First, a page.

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The Magi and an Arbitrary Massacre

On a cool fall night in Bethlehem, late in the 34th year of the reign of king Herod, a peasant family of five sleeps quietly in a one room shanty at the edge of town. They are startled awake as two Roman guards burst through their door shouting something about an edict from a king. The terrified couple sits up in their straw bed but are commanded to remain still by a soldier who holds his sword inches from the neck of the young mother. Nothing is said as the other solider holds his lantern up to each of the faces of the three frightened children, as if to inspect them. “How old is the boy?,” the soldier sternly asks as he leans over the couple’s youngest child. “He’s not even two,” the sobbing mother says with a quivering voice and a tone that pleads for mercy.

The soldier suddenly rips the boy out of his tiny bed with both hands and makes his way to the door. The husband lurches toward the soldier but is knocked unconscious by the blunt end of his comrade’s sword. The desperate mother manages to grab the leg of the soldier carrying her son out the door, but he shakes her off and then kicks her face. The woman cups her gushing nose, forces herself off the floor and stumbles outside. Lying in the path several yards from the house she sees her little boy lying on the ground.  She screams and falls to her knees beside the boy. Blood is trickling out of his mouth. He mutters something unintelligible as their eyes make contact, for just a moment, one last time. Her boy had been run through twice with a sword. She looks up at the two soldiers who are quickly making their way down the path to the next Bethlehem shanty.  At the top of her lungs she cries, “Why?”

It’s a question the mother and father would carry with them the rest of their lives. By sunrise the couple would learn that another seven boys in their small town had been murdered and that Herod and given the order. But why? Every peasant knew Herod was a paranoid, vicious tyrant, but what could have possessed him to view their toddlers as a threat? Predictably, some residents of Bethlehem speculated that God had brought about the nightmare for a reason, whether to judge parents for their sin or to teach them and the whole town a lesson. To the couple living with their two surviving children in a one room shanty on the edge of town, such talk adds insult to injury.

As we look back on this event in the light of Scripture, we are afforded a much fuller picture of what transpired that tragic night a year or so after Christ was born. We know about the three Persian astrologers who had somehow learned a world-changing king was to be born in the east. We know about the star that led them to Jerusalem and how they naively thought the local ruler (Herod) would want to pay homage to this recently born king. We know how Herod had tried to use the  Magi to kill Jesus, and how an angel warned them not to return. And we know why this enraged tyrant decided to kill all males two-years-old and under, based on information the Magi had given him. In fact, if we look closely, we can even discern in these events the machinations of an evil cosmic ruler who, like Herod, had a motive to snuff Jesus out before his threatening movement could get off the ground (Rev. 12:1-5).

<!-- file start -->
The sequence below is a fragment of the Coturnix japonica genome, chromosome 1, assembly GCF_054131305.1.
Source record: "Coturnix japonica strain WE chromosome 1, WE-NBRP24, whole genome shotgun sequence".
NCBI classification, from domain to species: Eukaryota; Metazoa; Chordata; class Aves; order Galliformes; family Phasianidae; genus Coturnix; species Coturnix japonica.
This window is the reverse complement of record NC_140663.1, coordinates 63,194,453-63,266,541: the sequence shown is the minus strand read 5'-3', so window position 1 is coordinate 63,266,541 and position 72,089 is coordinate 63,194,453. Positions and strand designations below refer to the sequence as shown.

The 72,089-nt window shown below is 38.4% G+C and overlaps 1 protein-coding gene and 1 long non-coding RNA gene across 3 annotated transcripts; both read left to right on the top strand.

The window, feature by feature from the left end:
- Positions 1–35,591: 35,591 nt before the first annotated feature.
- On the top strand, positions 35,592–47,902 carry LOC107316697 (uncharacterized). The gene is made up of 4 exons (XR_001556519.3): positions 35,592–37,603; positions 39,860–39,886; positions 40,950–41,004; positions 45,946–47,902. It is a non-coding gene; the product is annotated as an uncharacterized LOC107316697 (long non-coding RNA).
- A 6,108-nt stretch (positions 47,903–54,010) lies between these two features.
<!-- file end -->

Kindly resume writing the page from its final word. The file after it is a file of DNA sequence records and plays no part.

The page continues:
We thus know much more about what transpired than our unfortunate Bethlehem couple. But does this really answer the woman’s desperate cry of “why?” Is her son’s murder any less random because we know some historical facts surrounding it? I think not.

Consider that, unless we are willing to accept the chilling and irrational conclusion that free will simply doesn’t exist, we have to believe that, given the exact same circumstances of his life, Herod could have at some point in his past chosen to become a different kind of person. Herod didn’t have to become evil. (Indeed, if Herod was fated to be “evil,” we can hardly call him “evil,” for it’s not his fault.) Had Herod earlier in his life made better choices, including yielding (however unconsciously) to God’s ever-present Spirit wooing him toward the good, as he does with all of us, this first century Bethlehem couple may not have tragically lost their child.

At the same time, while Herod bears primary responsibility for becoming the deplorable person he’d become, there surely were thousands of missed opportunities throughout his life in which relatives and friends could have exerted a more positive influence on him, any one of which may have (for all we know) made a slight directional difference in his life and might have averted this disaster. On the other side, there were undoubtedly a multitude of human and angelic evil influences on Herod, including Satan, as we noted above. Each holds a share of moral responsibility in helping Herod become the monster he eventually became. Again, unless we are willing to accept that the evil character of these agents was fated — in which case they are not truly “evil” — then we must accept that each could have turned out differently. Had any done so, it’s possible Herod would have turned out somewhat different and that this atrocity would not have happened. Clearly, while Herod is obviously the main culprit, the responsibility for this (and every other) evil is in reality shared by many.